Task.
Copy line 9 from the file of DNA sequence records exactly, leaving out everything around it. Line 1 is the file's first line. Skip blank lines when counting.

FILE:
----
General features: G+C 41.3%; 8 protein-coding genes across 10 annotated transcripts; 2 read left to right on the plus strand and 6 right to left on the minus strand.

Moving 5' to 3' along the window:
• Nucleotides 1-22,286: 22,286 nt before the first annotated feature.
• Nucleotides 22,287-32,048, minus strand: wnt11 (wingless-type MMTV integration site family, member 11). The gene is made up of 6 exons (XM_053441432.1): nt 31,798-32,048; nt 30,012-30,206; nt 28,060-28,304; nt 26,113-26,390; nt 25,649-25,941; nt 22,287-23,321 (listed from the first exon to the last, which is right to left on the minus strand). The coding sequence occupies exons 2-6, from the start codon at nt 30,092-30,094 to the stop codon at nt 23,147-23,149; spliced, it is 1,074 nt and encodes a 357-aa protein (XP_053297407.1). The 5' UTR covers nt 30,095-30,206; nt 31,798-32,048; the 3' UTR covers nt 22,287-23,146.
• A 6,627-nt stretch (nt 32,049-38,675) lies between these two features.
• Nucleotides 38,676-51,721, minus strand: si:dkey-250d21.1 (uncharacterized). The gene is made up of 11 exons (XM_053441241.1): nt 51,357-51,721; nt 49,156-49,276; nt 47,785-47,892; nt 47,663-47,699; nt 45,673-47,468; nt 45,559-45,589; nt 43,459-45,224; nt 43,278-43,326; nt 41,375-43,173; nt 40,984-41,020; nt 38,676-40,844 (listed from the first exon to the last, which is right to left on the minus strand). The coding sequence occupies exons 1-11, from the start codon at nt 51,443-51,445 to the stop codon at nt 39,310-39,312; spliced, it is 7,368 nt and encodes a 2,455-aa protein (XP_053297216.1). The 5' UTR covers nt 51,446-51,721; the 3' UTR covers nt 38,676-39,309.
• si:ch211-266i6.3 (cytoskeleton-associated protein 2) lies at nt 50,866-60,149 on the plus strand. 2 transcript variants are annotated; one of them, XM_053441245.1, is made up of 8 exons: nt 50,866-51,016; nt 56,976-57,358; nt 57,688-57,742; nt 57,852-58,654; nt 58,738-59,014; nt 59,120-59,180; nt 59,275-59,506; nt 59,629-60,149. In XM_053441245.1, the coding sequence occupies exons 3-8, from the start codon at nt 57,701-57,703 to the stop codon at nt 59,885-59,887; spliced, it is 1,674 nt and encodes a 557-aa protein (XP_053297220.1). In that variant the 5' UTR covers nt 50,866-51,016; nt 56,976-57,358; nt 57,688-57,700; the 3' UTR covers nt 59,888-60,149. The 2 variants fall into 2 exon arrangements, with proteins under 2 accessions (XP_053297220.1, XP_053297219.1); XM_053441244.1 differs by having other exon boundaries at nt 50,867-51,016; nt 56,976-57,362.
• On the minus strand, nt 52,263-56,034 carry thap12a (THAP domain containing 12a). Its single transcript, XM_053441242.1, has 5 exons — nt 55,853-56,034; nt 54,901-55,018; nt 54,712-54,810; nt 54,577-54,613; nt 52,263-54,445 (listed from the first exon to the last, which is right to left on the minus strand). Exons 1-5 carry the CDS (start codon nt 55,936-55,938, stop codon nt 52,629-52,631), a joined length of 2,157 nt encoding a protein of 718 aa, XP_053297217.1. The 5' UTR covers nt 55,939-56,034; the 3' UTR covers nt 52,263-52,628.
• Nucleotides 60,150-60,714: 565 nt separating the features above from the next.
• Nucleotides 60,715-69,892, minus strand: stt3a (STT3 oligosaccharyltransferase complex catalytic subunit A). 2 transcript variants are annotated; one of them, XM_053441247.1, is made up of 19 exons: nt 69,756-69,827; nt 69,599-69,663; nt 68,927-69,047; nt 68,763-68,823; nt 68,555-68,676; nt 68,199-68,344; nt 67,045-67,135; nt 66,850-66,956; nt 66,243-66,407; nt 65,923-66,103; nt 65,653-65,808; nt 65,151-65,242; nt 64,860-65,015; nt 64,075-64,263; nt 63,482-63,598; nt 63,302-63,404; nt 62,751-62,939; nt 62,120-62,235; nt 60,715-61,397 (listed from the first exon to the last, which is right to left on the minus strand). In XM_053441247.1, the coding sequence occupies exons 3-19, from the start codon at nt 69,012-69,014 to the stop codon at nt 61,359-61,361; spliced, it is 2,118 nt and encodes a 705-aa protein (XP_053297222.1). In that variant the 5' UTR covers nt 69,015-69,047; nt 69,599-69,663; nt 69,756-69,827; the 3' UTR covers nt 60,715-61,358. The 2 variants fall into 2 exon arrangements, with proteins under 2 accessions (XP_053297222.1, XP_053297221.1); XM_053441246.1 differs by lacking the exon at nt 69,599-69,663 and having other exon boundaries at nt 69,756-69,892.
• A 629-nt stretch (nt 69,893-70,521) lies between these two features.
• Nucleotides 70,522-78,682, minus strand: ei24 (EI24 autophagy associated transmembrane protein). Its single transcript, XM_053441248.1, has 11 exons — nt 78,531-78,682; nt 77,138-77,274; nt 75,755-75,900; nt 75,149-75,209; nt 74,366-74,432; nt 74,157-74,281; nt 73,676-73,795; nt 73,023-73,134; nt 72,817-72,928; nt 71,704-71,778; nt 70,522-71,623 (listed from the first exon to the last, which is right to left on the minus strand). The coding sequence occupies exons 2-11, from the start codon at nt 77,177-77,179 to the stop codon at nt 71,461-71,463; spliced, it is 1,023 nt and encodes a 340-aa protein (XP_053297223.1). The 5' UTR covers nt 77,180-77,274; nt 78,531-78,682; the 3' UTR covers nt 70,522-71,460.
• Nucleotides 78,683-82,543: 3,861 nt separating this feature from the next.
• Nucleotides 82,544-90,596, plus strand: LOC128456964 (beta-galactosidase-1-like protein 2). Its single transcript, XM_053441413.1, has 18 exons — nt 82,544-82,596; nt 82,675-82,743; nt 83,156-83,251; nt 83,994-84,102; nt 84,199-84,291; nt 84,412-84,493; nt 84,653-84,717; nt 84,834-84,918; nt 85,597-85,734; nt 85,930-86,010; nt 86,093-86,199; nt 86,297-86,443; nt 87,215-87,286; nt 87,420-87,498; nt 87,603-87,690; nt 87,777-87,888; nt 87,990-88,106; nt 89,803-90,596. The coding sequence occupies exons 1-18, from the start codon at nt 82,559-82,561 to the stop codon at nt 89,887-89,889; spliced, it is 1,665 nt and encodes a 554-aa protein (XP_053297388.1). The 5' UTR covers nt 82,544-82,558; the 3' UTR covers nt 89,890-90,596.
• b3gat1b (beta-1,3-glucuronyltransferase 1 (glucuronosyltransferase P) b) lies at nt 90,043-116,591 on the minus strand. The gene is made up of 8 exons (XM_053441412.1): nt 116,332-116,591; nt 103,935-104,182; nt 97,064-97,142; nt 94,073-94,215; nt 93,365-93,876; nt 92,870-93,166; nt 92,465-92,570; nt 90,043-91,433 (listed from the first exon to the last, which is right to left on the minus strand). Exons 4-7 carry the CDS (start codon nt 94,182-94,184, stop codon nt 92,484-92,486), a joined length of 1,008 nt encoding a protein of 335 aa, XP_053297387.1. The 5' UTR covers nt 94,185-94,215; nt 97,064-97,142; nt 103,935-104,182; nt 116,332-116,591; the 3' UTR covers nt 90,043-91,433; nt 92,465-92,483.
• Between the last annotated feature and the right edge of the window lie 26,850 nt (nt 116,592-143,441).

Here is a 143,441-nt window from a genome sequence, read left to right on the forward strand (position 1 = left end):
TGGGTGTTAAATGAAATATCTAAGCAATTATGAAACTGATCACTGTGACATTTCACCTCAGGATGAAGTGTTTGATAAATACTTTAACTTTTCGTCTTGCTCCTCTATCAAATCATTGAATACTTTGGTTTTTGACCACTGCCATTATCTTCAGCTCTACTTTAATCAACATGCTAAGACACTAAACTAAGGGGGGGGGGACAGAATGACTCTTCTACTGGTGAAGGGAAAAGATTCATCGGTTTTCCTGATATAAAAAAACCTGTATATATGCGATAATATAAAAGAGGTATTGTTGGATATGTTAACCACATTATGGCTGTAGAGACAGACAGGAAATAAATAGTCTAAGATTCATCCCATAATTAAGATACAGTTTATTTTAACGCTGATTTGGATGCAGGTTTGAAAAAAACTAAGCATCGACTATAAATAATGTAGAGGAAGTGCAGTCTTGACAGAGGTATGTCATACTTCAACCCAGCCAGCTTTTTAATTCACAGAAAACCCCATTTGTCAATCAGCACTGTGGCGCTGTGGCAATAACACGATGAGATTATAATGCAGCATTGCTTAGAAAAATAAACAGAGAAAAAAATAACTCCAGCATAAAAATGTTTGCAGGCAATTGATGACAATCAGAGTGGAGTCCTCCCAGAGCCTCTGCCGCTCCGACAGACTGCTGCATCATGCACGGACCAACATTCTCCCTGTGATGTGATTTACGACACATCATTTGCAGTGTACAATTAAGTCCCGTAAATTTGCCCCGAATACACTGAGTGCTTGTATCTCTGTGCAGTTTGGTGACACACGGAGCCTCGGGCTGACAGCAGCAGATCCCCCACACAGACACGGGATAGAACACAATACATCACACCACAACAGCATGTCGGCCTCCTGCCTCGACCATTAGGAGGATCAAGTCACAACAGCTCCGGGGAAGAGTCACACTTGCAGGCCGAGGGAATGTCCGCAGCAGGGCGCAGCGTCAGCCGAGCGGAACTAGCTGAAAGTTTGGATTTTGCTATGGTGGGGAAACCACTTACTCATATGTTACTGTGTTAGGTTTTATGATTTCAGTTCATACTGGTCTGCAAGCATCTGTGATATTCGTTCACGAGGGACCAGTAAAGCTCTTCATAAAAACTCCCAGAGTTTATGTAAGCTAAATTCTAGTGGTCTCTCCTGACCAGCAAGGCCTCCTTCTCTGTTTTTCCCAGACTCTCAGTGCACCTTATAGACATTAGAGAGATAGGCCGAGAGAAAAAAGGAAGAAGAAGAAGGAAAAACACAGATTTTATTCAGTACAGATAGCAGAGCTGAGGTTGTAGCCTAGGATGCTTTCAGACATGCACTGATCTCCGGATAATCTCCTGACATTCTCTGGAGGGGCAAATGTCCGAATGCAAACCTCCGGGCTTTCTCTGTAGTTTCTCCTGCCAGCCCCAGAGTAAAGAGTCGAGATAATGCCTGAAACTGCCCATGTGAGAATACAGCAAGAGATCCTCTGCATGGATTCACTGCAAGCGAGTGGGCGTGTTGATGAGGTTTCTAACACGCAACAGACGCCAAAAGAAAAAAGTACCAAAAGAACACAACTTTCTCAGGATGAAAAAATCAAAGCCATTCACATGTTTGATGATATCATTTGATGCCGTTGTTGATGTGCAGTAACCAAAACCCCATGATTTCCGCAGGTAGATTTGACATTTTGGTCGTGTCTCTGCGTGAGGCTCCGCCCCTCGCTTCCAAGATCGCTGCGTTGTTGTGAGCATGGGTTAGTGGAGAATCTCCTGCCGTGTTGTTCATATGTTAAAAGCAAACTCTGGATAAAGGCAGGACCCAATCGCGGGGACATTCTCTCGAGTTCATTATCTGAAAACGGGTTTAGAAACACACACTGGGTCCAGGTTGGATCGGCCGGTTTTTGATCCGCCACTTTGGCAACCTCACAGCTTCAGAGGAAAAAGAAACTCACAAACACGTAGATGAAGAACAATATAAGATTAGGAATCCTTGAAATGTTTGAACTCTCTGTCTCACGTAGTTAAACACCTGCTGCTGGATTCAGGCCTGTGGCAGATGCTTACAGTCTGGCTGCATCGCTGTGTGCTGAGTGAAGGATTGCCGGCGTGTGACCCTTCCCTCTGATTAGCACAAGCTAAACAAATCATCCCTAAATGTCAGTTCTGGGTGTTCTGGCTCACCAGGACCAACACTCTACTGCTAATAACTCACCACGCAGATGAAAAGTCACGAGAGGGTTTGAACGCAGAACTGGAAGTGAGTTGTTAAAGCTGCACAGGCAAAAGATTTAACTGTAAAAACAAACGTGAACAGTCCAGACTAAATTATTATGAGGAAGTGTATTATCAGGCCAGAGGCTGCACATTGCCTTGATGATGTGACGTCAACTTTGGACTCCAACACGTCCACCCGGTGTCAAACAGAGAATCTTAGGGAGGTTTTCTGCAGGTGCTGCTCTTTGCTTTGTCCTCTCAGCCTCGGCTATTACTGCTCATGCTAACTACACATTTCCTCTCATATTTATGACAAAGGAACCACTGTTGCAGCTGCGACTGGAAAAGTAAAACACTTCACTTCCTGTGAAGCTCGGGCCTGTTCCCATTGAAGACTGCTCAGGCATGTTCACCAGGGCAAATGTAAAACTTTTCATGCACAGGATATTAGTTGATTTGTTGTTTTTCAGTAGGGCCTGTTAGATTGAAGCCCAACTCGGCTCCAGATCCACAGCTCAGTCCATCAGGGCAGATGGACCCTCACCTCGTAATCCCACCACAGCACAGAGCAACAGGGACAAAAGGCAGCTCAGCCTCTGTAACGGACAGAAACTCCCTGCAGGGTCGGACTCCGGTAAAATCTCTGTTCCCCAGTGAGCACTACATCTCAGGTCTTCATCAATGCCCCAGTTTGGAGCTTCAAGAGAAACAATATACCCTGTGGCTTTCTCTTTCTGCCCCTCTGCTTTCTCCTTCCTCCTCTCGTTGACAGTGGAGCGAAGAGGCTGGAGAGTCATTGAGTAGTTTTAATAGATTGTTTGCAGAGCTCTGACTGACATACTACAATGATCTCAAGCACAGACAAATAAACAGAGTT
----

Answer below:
• Nucleotides 60,150-60,714: 565 nt separating the features above from the next.